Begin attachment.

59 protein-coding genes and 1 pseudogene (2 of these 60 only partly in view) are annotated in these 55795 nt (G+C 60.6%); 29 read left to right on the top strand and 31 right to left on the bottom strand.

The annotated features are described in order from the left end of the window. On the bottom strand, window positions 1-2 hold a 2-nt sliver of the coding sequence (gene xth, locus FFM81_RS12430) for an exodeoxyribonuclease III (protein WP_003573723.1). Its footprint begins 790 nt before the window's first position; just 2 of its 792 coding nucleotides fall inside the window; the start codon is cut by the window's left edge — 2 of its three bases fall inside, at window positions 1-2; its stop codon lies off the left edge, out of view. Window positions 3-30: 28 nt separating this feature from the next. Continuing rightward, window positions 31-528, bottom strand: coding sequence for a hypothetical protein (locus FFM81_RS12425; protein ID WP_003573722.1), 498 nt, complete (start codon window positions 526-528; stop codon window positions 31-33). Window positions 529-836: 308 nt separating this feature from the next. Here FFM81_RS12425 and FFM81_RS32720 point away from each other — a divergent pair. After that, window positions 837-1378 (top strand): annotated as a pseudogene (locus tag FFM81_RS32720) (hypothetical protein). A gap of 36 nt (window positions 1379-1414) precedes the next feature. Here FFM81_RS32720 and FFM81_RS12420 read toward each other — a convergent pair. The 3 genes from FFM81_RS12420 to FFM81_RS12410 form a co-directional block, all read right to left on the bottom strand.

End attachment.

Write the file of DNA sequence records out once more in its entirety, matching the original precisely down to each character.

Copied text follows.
59 protein-coding genes and 1 pseudogene (2 of these 60 only partly in view) are annotated in these 55795 nt (G+C 60.6%); 29 read left to right on the top strand and 31 right to left on the bottom strand.

The annotated features are described in order from the left end of the window. On the bottom strand, window positions 1-2 hold a 2-nt sliver of the coding sequence (gene xth, locus FFM81_RS12430) for an exodeoxyribonuclease III (protein WP_003573723.1). Its footprint begins 790 nt before the window's first position; just 2 of its 792 coding nucleotides fall inside the window; the start codon is cut by the window's left edge — 2 of its three bases fall inside, at window positions 1-2; its stop codon lies off the left edge, out of view. Window positions 3-30: 28 nt separating this feature from the next. Continuing rightward, window positions 31-528, bottom strand: coding sequence for a hypothetical protein (locus FFM81_RS12425; protein ID WP_003573722.1), 498 nt, complete (start codon window positions 526-528; stop codon window positions 31-33). Window positions 529-836: 308 nt separating this feature from the next. Here FFM81_RS12425 and FFM81_RS32720 point away from each other — a divergent pair. After that, window positions 837-1378 (top strand): annotated as a pseudogene (locus tag FFM81_RS32720) (hypothetical protein). A gap of 36 nt (window positions 1379-1414) precedes the next feature. Here FFM81_RS32720 and FFM81_RS12420 read toward each other — a convergent pair. The 3 genes from FFM81_RS12420 to FFM81_RS12410 form a co-directional block, all read right to left on the bottom strand.